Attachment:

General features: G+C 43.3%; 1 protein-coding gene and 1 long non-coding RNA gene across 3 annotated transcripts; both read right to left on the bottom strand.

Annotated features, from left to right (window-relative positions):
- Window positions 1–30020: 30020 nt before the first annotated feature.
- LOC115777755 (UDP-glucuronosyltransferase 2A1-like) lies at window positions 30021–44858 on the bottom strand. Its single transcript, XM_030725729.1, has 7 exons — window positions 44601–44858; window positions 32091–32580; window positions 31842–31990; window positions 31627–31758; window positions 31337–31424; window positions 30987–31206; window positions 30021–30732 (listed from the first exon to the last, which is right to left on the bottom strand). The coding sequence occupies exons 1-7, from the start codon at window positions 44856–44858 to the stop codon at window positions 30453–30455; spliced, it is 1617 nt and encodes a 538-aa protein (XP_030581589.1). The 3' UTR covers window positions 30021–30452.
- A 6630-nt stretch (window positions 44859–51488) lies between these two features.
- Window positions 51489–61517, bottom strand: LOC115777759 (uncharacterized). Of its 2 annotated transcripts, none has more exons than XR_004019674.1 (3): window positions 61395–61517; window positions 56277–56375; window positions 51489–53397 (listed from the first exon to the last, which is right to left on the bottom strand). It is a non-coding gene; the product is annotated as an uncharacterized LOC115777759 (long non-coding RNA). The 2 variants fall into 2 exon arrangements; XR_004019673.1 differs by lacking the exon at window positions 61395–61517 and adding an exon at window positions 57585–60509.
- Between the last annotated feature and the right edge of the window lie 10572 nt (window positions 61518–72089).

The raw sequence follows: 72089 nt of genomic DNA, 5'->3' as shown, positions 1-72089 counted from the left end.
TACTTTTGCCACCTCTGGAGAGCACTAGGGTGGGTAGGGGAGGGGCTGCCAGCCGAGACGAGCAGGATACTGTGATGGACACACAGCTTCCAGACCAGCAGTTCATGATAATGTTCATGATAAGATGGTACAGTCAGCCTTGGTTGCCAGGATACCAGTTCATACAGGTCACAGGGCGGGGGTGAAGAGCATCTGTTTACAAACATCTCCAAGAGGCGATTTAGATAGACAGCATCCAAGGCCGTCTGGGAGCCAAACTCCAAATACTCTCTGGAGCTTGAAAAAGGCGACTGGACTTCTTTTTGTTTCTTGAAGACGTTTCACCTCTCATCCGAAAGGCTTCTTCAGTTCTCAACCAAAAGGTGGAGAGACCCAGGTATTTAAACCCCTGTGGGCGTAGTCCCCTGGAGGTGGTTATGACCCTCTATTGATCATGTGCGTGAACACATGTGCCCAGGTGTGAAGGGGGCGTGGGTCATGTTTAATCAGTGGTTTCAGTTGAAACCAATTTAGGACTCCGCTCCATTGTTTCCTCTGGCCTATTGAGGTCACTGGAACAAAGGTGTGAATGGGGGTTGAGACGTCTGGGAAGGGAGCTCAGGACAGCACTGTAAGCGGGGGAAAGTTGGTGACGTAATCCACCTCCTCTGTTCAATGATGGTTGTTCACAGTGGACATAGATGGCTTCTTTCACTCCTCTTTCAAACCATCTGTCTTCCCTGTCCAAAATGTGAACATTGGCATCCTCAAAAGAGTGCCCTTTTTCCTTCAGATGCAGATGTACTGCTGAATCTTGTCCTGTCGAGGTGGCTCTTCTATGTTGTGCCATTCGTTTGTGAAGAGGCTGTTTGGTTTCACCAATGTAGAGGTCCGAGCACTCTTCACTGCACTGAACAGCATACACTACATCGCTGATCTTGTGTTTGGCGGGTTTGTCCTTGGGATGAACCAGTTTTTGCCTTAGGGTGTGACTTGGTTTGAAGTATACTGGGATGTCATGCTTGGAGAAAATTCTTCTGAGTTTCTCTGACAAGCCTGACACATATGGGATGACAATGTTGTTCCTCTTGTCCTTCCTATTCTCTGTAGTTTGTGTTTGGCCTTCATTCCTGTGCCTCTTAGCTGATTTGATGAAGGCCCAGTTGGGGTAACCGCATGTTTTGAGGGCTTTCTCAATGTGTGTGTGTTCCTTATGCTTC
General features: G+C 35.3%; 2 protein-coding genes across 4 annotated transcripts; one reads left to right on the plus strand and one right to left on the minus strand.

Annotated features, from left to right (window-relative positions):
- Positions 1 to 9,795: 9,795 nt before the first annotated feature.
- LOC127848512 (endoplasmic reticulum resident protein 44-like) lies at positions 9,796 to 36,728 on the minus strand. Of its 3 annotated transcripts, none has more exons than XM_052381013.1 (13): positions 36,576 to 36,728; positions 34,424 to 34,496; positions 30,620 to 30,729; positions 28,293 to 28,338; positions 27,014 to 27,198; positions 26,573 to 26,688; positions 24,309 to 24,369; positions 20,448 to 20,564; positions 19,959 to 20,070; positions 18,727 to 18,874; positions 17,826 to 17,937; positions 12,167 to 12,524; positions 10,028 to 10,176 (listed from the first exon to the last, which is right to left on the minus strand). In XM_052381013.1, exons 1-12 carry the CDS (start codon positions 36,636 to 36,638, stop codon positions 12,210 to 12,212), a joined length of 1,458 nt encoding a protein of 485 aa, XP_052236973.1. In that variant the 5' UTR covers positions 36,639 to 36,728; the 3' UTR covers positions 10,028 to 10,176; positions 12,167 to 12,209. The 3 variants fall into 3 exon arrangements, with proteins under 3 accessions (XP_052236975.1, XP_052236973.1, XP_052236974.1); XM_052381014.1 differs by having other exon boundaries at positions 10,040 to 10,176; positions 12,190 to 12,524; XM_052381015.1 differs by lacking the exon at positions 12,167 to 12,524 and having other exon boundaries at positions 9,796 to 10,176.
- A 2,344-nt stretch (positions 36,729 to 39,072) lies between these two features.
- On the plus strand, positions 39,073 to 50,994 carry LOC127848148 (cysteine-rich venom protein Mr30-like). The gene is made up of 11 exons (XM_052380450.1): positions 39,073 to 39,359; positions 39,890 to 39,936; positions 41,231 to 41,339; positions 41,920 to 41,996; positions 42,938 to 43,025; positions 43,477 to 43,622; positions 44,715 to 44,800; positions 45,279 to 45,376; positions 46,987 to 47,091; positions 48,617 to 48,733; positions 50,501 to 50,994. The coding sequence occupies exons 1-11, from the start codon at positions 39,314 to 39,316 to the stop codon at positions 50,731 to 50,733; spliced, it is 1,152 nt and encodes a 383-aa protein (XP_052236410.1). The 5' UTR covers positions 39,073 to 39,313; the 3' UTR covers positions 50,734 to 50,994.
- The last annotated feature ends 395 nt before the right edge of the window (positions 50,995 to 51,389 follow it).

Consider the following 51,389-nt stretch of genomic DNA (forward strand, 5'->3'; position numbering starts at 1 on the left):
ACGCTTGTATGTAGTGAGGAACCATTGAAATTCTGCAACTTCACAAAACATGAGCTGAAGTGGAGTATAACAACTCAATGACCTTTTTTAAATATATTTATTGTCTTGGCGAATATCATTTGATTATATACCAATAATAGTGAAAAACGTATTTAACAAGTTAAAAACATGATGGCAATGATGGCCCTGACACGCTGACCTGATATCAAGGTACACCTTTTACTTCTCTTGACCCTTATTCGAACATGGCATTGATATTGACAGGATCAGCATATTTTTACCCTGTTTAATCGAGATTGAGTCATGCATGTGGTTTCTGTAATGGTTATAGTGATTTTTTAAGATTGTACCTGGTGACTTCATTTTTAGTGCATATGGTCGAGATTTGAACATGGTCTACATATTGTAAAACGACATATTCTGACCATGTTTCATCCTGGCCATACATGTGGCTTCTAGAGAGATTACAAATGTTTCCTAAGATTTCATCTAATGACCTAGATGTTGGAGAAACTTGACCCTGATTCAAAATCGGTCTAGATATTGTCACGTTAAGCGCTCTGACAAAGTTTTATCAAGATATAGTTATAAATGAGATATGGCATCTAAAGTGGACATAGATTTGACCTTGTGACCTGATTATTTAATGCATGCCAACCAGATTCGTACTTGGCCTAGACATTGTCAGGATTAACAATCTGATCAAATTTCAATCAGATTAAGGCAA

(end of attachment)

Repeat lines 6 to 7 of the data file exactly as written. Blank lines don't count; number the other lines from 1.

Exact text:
- Window positions 51489–61517, bottom strand: LOC115777759 (uncharacterized). Of its 2 annotated transcripts, none has more exons than XR_004019674.1 (3): window positions 61395–61517; window positions 56277–56375; window positions 51489–53397 (listed from the first exon to the last, which is right to left on the bottom strand). It is a non-coding gene; the product is annotated as an uncharacterized LOC115777759 (long non-coding RNA). The 2 variants fall into 2 exon arrangements; XR_004019673.1 differs by lacking the exon at window positions 61395–61517 and adding an exon at window positions 57585–60509.
- Between the last annotated feature and the right edge of the window lie 10572 nt (window positions 61518–72089).